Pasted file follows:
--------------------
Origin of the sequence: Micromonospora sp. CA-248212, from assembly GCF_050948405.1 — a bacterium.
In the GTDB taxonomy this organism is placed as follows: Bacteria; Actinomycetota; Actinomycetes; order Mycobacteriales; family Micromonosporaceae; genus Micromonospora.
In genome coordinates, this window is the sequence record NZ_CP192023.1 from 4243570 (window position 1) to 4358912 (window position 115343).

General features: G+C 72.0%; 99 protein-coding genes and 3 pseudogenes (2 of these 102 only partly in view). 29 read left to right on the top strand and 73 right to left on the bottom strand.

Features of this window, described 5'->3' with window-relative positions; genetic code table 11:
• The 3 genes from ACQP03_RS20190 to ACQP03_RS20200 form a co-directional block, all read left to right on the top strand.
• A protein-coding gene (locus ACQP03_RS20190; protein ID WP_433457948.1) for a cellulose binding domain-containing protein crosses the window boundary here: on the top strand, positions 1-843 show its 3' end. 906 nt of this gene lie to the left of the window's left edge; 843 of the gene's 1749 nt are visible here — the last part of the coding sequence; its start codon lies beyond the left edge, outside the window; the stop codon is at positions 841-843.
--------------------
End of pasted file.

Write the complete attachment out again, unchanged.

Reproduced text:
Origin of the sequence: Micromonospora sp. CA-248212, from assembly GCF_050948405.1 — a bacterium.
In the GTDB taxonomy this organism is placed as follows: Bacteria; Actinomycetota; Actinomycetes; order Mycobacteriales; family Micromonosporaceae; genus Micromonospora.
In genome coordinates, this window is the sequence record NZ_CP192023.1 from 4243570 (window position 1) to 4358912 (window position 115343).

General features: G+C 72.0%; 99 protein-coding genes and 3 pseudogenes (2 of these 102 only partly in view). 29 read left to right on the top strand and 73 right to left on the bottom strand.

Features of this window, described 5'->3' with window-relative positions; genetic code table 11:
• The 3 genes from ACQP03_RS20190 to ACQP03_RS20200 form a co-directional block, all read left to right on the top strand.
• A protein-coding gene (locus ACQP03_RS20190; protein ID WP_433457948.1) for a cellulose binding domain-containing protein crosses the window boundary here: on the top strand, positions 1-843 show its 3' end. 906 nt of this gene lie to the left of the window's left edge; 843 of the gene's 1749 nt are visible here — the last part of the coding sequence; its start codon lies beyond the left edge, outside the window; the stop codon is at positions 841-843.